Seoul Forest Park, Seoul's version of New York City's Central Park, just opened to the public in 2005 but is already getting a significant upgrade. While the public gathering spot provides rest and respite from city life, the 286-acre park also offers a wide variety of digital services enabled by a new high-performance wireless mesh canopy. Organized by the city of Seoul and currently being deployed by Samsung subsidiary SeoulCommtech Co. Ltd., the system employs wireless networking technologies developed by Los Gatos, Calif.-based Firetide Inc. to deliver multiple applications over a single wireless infrastructure.
The Seoul Forest system represents the second phase of an ambitious plan the municipality has designed to create a city-wide ubiquitous sensor network, known as "Seoul u-City," which provides services to residents, tourists, city employees and businesses. The project builds upon the successful first-phase implementation – along the recently renovated Cheonggye Waterway – that features wireless applications for video surveillance, digital visitors' guides, environmental monitoring systems for water engineers and wildlife specialists, and even a network of intelligent street lamps.
"Our success in delivering multiple distinct applications along the whole of the Cheeonggye Waterway gave us confidence about what a wireless mesh network could achieve," said Seoul u-City project manager Gang Seongmo. "Continuing down the wireless path gives the city a lot of new opportunities to innovate and deliver services for our people without the need to clutter a pristine environment with unsightly cables or costly trenching."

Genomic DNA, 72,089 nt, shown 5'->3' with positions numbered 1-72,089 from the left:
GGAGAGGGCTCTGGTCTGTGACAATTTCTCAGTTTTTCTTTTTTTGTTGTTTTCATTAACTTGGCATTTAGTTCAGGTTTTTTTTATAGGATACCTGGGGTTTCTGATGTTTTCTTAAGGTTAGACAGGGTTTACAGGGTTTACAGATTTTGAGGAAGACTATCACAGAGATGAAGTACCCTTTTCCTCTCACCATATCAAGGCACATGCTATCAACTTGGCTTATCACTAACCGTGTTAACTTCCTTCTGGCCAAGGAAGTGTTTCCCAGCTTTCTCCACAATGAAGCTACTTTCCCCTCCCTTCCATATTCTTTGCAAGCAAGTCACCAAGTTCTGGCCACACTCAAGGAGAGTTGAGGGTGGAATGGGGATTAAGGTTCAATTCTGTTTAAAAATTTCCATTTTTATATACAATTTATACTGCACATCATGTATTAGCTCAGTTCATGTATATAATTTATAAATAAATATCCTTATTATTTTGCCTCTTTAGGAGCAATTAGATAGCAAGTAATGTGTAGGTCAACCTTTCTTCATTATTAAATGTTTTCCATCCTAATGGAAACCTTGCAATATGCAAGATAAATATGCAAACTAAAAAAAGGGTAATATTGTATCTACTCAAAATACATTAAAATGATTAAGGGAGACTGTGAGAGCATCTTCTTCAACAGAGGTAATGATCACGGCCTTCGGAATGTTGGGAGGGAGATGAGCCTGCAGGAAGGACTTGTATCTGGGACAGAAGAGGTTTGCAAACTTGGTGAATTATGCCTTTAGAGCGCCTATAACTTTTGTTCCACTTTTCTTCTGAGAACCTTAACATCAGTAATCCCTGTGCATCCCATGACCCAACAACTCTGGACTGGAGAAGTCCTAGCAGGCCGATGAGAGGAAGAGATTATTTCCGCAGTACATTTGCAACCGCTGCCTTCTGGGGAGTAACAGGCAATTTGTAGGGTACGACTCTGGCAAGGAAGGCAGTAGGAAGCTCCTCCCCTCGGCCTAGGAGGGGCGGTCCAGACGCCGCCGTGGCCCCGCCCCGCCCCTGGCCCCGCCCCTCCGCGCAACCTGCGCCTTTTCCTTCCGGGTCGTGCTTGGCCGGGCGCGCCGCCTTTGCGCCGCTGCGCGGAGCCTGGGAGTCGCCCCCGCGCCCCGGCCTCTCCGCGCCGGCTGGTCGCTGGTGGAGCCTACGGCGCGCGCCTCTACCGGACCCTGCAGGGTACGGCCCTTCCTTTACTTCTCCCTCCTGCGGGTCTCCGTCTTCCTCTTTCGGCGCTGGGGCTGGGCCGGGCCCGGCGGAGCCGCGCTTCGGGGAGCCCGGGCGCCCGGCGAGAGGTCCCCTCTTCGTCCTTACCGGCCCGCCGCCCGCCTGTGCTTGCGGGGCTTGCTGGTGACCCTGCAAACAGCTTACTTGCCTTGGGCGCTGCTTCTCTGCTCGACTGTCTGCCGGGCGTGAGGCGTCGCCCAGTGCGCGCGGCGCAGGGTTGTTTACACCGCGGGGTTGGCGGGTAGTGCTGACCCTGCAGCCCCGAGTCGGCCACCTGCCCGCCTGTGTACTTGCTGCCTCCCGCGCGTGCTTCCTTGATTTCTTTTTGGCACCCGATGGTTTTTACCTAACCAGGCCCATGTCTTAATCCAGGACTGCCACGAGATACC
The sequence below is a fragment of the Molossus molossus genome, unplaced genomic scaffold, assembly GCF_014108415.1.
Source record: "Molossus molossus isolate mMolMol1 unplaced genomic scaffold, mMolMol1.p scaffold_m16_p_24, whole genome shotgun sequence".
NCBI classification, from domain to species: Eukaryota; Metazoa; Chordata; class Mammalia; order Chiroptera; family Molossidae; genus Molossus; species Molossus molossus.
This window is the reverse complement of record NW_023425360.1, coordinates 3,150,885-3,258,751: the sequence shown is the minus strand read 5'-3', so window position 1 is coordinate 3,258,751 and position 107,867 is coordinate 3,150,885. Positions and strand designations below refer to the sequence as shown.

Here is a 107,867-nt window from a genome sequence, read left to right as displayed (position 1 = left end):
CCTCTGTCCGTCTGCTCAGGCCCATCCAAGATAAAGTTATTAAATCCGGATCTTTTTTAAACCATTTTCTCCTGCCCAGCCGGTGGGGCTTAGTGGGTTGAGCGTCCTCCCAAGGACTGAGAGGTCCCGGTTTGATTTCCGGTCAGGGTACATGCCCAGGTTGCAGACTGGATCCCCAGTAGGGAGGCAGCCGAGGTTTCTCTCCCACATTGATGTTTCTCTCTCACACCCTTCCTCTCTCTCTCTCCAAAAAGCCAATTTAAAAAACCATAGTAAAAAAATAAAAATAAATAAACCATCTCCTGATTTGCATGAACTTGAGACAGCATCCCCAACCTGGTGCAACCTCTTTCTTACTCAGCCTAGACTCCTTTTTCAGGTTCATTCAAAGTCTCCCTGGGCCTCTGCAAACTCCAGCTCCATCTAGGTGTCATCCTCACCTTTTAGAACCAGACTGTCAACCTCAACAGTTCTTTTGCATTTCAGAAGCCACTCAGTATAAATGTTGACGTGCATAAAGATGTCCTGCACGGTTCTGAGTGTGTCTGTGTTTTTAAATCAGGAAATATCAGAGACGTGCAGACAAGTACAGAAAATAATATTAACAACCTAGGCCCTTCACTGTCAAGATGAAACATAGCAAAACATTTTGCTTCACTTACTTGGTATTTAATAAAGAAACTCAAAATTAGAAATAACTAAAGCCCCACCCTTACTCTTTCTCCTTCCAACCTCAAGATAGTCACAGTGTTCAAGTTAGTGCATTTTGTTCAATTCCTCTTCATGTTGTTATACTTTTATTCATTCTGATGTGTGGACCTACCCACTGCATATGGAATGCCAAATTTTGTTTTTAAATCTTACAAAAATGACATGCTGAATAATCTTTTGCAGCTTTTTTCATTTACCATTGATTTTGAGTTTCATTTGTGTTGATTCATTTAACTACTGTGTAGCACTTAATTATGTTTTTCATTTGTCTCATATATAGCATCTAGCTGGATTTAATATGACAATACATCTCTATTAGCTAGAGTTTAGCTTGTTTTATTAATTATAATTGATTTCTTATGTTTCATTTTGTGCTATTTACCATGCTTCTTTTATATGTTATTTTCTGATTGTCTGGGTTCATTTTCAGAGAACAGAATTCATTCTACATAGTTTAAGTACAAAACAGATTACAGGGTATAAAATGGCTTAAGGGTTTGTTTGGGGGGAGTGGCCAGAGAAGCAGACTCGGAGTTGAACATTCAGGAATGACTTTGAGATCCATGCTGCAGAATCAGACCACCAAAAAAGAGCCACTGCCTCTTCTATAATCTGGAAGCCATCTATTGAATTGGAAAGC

Seoul Forest project adds significant wireless IP-based network capabilities for multiple applications including media services, free public Internet access, ecological monitoring, and even a service for locating children who may have become lost within the park. Parents can request necklaces that help locate children via the wireless mesh if they become lost. One particularly exciting application focuses on healthcare. Visitors to an intelligent booth equipped with medical tools can measure a variety of vital statistics such as blood sugar. Not only can someone check their results, but they can choose to send them to the Seoul City medical center for evaluation. Seoul doctors that are part of the program provide diagnostic counseling to individuals by e-mail.
Seoul Forest has more than 400,000 trees, which presents a number of unique challenges for deploying wireless networks. To address difficulties in achieving line-of-sight (LoS) between wireless devices, the project required a linear mesh networking solution that could support multi-hop throughput levels of 20 Mbps over 10 hops.
SeoulCommtech is deploying 40 Firetide HotPort dual-radio wireless mesh nodes and 43 Firetide HotPoint 4600 wireless access points. The nodes and access points are arranged to overcome the LoS challenges presented in a thick forest environment. By its nature, wireless mesh network topologies ensure that data gets to its destination, by rerouting data across a healthy path, even when one or more network node drops off a network.